The United Nations refugee agency (UNHCR) today called on the Governments of Niger and Nigeria to suspend the repatriation of hundreds of refugees who have fled escalating hostilities in Nigeria’s north-eastern Borno state, warning that their return would once again plunge them into the heart of the country’s brutal and ongoing conflict.
“Given the volatile security situation in Borno state and the recent attacks by insurgents, UNHCR is concerned about the nature of these returns and has asked the authorities to stop this operation until there are proper safeguards and a legal framework between Nigeria, Niger and UNHCR,” the UN agency’s spokesperson, William Spindler, said in a Geneva briefing.
The repatriations – which reportedly began on 14 January – have seen hundreds of refugees bussed over the border from Niger to Maiduguri, the capital of Nigeria’s Borno state, while another 11 buses are currently prepared to return more refugees in the coming days, the UN agency explained.
According to UNHCR, refugees fleeing the violence in Nigeria continue to arrive in neighbouring Niger with ‘harrowing tales of killing and destruction,’ including the ‘extreme violence’ inflicted on the lakeside town of Baga where hundreds of people were allegedly killed earlier this month by the Islamist extremist group, Boko Haram.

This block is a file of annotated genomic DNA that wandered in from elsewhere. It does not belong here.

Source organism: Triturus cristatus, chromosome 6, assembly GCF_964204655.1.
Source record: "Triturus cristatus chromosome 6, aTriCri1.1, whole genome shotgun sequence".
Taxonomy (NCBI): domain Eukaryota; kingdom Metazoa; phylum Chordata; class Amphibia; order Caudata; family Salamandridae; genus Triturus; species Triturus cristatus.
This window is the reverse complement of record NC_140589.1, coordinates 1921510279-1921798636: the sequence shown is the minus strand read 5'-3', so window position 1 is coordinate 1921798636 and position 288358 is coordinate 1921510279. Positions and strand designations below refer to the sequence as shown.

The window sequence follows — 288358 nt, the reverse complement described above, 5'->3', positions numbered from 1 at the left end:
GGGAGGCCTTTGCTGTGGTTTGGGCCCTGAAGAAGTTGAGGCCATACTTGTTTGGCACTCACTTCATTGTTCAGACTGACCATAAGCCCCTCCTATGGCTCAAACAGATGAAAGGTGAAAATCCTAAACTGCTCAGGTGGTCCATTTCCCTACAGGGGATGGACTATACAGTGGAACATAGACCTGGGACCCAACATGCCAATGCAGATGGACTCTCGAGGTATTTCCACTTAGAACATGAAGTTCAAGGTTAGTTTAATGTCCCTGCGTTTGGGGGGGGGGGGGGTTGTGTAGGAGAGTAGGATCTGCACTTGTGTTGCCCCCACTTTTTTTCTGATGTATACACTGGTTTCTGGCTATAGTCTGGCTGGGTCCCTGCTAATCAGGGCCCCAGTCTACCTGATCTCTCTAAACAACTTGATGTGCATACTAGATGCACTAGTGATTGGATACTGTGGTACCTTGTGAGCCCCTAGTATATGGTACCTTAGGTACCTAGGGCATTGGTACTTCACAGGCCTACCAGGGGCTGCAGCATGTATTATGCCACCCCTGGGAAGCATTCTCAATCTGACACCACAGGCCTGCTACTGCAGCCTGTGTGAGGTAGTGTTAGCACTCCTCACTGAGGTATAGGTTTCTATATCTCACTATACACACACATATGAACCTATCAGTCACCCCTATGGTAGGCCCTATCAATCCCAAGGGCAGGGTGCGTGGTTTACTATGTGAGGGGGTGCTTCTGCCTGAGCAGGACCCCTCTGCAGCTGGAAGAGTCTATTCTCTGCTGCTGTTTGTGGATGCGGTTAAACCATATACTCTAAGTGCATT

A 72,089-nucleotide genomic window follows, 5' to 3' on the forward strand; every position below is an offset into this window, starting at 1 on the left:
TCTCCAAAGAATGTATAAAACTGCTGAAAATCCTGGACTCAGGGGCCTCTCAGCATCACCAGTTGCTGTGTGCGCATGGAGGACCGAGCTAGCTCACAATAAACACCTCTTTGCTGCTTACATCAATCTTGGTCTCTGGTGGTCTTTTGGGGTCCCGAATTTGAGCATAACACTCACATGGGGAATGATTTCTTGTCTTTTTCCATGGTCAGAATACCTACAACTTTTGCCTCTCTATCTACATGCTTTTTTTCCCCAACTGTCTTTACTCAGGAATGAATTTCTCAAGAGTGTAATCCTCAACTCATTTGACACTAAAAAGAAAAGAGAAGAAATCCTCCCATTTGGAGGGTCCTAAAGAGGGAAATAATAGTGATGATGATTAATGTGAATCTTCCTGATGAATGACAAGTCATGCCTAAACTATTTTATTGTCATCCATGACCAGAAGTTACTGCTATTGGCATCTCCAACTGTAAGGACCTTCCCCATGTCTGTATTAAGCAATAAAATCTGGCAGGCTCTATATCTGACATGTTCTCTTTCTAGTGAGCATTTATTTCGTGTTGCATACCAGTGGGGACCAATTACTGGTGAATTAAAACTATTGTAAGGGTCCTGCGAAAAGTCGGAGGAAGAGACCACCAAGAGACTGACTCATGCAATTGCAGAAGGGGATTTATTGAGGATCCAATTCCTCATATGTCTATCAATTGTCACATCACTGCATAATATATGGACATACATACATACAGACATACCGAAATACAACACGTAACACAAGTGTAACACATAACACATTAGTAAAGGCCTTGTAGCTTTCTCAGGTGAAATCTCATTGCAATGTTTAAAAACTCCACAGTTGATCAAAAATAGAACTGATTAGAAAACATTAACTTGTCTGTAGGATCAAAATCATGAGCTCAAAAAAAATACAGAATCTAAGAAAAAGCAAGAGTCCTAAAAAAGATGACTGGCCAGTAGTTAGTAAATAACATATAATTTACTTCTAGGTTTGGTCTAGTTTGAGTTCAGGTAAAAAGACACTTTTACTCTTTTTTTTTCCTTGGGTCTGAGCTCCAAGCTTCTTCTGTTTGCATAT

“A woman, who ran away from Baga with her five children and her husband, said she saw insurgents run over women and children with their cars, shoot at people and use knives to cut their throats in the street,” continued Mr. Spindler. “The terrified family managed to escape at night before reaching Maiduguri, from where they took a bus to Niger.”
In December, the first results of a continuing Nigerian Government census, organized with UNHCR’s technical support, revealed that at least 90,000 people, including Niger nationals previously living in Nigeria, have found refuge in Niger’s Diffa region since May 2013. Many have chosen to remain close to the border, hoping to return to their home villages when the situation calms down.
In addition, another 13,000 Nigerian refugees have arrived in western Chad since the attacks on Baga began. Mr. Spindler said UNHCR was concerned that refugees from Baga and surrounding areas were choosing to flee by water into Chad, indicating that overland routes into Niger were blocked by insurgents.
The UN’s Office for the Coordination of Humanitarian Affairs (OCHA) reports that, overall, some 200,000 people have fled Nigeria to neighbouring countries, including Chad, Cameroon and Niger.